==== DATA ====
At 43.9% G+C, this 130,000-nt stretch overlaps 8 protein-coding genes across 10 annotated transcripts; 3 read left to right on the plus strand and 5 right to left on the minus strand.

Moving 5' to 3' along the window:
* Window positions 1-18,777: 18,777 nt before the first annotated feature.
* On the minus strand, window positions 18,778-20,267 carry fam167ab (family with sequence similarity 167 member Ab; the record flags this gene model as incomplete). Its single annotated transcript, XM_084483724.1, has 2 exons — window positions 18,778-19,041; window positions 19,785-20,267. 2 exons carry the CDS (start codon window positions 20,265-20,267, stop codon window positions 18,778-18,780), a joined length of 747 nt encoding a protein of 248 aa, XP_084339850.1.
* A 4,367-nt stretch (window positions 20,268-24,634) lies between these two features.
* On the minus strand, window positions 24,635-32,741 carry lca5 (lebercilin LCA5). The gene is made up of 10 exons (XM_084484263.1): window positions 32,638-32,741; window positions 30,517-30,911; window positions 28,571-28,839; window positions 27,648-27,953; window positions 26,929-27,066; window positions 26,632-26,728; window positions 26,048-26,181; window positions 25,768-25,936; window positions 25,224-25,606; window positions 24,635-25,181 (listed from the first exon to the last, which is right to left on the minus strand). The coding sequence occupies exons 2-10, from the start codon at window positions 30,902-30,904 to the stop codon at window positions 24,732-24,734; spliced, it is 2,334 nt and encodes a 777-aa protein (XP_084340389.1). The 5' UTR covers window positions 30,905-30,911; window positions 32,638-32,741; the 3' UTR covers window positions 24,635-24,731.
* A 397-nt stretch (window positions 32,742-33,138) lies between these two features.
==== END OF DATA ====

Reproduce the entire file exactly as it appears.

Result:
At 43.9% G+C, this 130,000-nt stretch overlaps 8 protein-coding genes across 10 annotated transcripts; 3 read left to right on the plus strand and 5 right to left on the minus strand.

Moving 5' to 3' along the window:
* Window positions 1-18,777: 18,777 nt before the first annotated feature.
* On the minus strand, window positions 18,778-20,267 carry fam167ab (family with sequence similarity 167 member Ab; the record flags this gene model as incomplete). Its single annotated transcript, XM_084483724.1, has 2 exons — window positions 18,778-19,041; window positions 19,785-20,267. 2 exons carry the CDS (start codon window positions 20,265-20,267, stop codon window positions 18,778-18,780), a joined length of 747 nt encoding a protein of 248 aa, XP_084339850.1.
* A 4,367-nt stretch (window positions 20,268-24,634) lies between these two features.
* On the minus strand, window positions 24,635-32,741 carry lca5 (lebercilin LCA5). The gene is made up of 10 exons (XM_084484263.1): window positions 32,638-32,741; window positions 30,517-30,911; window positions 28,571-28,839; window positions 27,648-27,953; window positions 26,929-27,066; window positions 26,632-26,728; window positions 26,048-26,181; window positions 25,768-25,936; window positions 25,224-25,606; window positions 24,635-25,181 (listed from the first exon to the last, which is right to left on the minus strand). The coding sequence occupies exons 2-10, from the start codon at window positions 30,902-30,904 to the stop codon at window positions 24,732-24,734; spliced, it is 2,334 nt and encodes a 777-aa protein (XP_084340389.1). The 5' UTR covers window positions 30,905-30,911; window positions 32,638-32,741; the 3' UTR covers window positions 24,635-24,731.
* A 397-nt stretch (window positions 32,742-33,138) lies between these two features.